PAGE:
Broadening hydrocarbon horizons: Commercial refrigeration technology and heat pumps

By James Ranson, Mar 24, 2015, 12:17 9 minute reading

Hydrocarbon (HC) technology attracted more attention at ATMO Europe than ever before, with Emerson, Embraco, Huayi and Blupura showcasing their latest solutions. Heat pump and ultralow cascade systems were among the solutions presented, while suppliers continued to discuss EU charge limits. The bottom line: hydrocarbon technology can be found in more and more applications, from water fountains to heat pumps. + VIDEO

Hydrocarbons: A viable natural refrigerant solution for medium temperature commercial refrigeration applications
 
Emerson’s Venu Kandi endorsed the excellent thermodynamic properties of hydrocarbons and their potential for broader application. Aside from their ubiquity in low temperature cabinets, Kandi said there was potential for hydrocarbons in secondary systems, self-contained cases and condensing units.
 
“In low temperature display cabinets it’s kind of standard practice to use hermetic compressors with propane and we believe the use of hydrocarbons can be extended to a number of applications,” Kandi said. “Self-contained display cases (using hydrocarbons) – this is a technology that is really emerging.”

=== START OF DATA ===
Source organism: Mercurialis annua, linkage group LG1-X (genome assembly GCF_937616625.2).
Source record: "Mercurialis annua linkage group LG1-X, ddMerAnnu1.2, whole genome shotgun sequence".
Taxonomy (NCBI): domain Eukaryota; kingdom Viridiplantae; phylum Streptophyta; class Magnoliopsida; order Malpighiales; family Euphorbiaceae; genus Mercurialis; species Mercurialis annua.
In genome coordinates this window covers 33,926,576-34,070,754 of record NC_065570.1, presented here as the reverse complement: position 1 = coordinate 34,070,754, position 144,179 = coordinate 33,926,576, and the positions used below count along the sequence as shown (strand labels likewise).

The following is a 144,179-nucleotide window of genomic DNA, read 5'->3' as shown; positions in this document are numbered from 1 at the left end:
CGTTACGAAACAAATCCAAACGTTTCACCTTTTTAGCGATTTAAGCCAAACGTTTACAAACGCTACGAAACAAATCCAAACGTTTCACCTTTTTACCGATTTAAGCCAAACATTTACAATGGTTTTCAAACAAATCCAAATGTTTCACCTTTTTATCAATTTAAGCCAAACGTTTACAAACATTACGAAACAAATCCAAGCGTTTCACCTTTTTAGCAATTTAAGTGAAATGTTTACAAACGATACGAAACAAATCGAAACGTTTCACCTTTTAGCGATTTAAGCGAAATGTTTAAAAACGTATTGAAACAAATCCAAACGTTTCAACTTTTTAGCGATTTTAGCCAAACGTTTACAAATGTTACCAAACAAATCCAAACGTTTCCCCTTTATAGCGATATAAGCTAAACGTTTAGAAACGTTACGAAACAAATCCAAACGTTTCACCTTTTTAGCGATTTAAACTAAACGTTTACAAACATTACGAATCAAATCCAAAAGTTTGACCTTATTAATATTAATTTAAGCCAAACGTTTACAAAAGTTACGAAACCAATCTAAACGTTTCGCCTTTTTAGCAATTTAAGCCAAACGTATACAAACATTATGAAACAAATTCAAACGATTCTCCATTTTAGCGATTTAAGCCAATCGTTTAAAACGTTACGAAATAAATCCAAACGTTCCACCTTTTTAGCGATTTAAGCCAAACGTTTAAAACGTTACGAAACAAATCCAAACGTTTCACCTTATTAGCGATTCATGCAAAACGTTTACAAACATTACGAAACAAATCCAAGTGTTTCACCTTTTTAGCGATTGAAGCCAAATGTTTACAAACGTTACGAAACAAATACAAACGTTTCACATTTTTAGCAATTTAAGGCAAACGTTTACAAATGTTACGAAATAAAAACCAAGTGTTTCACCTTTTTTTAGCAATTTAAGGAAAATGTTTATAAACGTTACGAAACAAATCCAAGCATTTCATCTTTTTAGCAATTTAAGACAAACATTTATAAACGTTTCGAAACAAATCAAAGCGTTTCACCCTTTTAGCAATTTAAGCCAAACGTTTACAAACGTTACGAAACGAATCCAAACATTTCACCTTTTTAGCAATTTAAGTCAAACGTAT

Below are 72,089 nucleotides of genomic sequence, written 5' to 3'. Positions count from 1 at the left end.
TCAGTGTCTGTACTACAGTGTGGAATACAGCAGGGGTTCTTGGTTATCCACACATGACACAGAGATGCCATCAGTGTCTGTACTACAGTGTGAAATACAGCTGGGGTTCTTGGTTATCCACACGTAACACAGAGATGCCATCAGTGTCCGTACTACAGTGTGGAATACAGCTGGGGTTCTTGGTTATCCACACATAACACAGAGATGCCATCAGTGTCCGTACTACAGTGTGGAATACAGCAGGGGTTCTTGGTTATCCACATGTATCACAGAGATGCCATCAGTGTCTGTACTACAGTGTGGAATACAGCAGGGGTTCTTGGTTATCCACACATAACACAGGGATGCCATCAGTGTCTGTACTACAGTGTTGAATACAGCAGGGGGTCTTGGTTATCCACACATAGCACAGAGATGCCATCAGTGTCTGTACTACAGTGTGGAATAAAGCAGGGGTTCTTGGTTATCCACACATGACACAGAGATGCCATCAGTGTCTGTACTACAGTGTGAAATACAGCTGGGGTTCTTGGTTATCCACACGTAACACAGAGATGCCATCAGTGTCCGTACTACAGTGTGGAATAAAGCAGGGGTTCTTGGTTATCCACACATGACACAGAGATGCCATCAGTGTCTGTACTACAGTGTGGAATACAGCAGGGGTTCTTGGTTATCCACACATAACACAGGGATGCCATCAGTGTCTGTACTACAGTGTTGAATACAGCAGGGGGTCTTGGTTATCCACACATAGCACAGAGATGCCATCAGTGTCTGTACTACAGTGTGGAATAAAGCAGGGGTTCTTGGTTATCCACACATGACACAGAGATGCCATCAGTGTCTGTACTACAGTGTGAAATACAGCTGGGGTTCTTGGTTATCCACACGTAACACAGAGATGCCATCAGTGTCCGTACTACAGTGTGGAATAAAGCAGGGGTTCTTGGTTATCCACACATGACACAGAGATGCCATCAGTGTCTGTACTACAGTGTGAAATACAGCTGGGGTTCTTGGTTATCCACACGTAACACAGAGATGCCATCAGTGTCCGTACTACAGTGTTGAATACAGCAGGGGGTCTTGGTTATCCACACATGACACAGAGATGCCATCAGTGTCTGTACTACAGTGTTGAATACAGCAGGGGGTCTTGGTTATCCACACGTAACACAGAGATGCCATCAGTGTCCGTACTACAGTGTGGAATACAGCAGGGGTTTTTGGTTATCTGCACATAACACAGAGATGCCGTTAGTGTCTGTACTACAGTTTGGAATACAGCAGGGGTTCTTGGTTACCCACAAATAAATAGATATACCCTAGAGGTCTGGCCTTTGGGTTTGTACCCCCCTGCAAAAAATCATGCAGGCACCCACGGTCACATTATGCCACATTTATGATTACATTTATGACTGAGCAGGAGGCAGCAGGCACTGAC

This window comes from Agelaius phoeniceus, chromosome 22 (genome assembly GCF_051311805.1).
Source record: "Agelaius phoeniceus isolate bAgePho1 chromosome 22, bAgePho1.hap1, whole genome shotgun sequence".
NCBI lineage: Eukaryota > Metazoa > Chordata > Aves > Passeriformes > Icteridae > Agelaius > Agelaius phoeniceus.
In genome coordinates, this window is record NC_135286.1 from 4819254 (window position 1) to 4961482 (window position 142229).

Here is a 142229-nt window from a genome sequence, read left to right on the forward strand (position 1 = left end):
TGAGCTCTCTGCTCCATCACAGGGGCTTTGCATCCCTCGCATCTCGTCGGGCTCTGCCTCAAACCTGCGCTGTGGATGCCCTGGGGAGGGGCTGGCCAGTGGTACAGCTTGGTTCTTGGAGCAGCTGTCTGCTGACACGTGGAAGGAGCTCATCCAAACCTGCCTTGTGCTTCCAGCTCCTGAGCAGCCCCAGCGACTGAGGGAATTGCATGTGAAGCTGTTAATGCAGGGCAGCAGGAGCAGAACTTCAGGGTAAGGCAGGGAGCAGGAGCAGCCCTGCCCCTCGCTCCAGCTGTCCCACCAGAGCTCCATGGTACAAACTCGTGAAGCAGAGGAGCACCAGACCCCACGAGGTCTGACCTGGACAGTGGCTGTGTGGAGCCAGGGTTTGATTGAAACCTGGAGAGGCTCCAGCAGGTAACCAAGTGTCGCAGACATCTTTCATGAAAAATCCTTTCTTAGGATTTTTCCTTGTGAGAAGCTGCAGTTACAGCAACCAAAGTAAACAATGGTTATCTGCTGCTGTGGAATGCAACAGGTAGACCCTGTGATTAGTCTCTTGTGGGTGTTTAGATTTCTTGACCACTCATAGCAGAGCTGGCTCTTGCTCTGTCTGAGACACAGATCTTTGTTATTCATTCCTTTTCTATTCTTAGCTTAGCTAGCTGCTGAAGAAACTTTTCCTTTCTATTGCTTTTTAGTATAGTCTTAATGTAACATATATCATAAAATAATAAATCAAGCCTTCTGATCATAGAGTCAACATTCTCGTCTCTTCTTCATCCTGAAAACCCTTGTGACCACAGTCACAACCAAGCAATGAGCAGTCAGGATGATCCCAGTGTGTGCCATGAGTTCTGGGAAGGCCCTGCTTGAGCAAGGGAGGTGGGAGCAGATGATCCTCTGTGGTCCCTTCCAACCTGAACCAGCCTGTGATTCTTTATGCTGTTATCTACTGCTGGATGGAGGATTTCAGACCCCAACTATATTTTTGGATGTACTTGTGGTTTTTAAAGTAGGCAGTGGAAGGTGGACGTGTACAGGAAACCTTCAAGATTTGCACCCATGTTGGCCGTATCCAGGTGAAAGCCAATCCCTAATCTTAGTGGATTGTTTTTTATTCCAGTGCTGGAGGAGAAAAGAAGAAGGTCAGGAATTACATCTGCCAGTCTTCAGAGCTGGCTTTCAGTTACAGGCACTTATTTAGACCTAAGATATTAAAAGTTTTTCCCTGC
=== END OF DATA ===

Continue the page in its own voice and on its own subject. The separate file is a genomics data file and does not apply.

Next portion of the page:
Kandi covered two separate installation case studies in his presentation: a project with partner A1 Engineering in the UK and an AHT self-contained case using Emerson’s R290 scroll compressors. At the first location Emerson installed an EU/ATEX certified hermetic R290 scroll compressor. Kandi said it was the ideal solution for flammable refrigerants. Used in a secondary system with R290/water-glycol for mid temperature, the system can produce cooling capacities of 10-63kW at a -6°C supply temperature. With a heat recovery capacity of 12-42 kW at a 50°C supply temperature, the system has 3-6 compressors and a refrigerant charge of 12-16kg. With up to 6 leak detection sensors at critical locations, the solution displays superb safeguarding measures and proves Emerson is at the forefront when it comes to meeting strict regulatory requirements.
 
The second project was an AHT self-contained case - a fully hermetically sealed refrigeration system with 4.8-7kW cooling capacity. Using a higher refrigerant charge (500-700g), Kandi extolled the unit’s benefits. “It’s factory made, easily installed, and because the leakage of refrigerant is low, the 10-year cost of the system is very low,” he said.
 
Kandi urged ‘operators to do proper risk assessments on their systems’ and to train installers when it comes to using hydrocarbons. He said each country in Europe had to look into their local legislation regulations in regards to hydrocarbons because (understanding charge limits) is vitally important.
 
In the UK there are several stores using higher HC charges (700-800g per cabinet). “Local regulations vary between European countries and addressing national restrictions will be one of the keys advancing this market,” Kandi said.
 
Low global warming alternatives for ultra-low cascade applications
 
In his presentation, Embraco’s Marek Zgliczynski highlighted the company’s use of hydrocarbons for ultralow temperature cascades applications. Used mainly in the medical and pharmaceutical industry, specifically for lab purposes, the systems must operate in temperatures of -70°C to -90°C. Embraco produces around 200 thousand cabinets per year across a range of markets.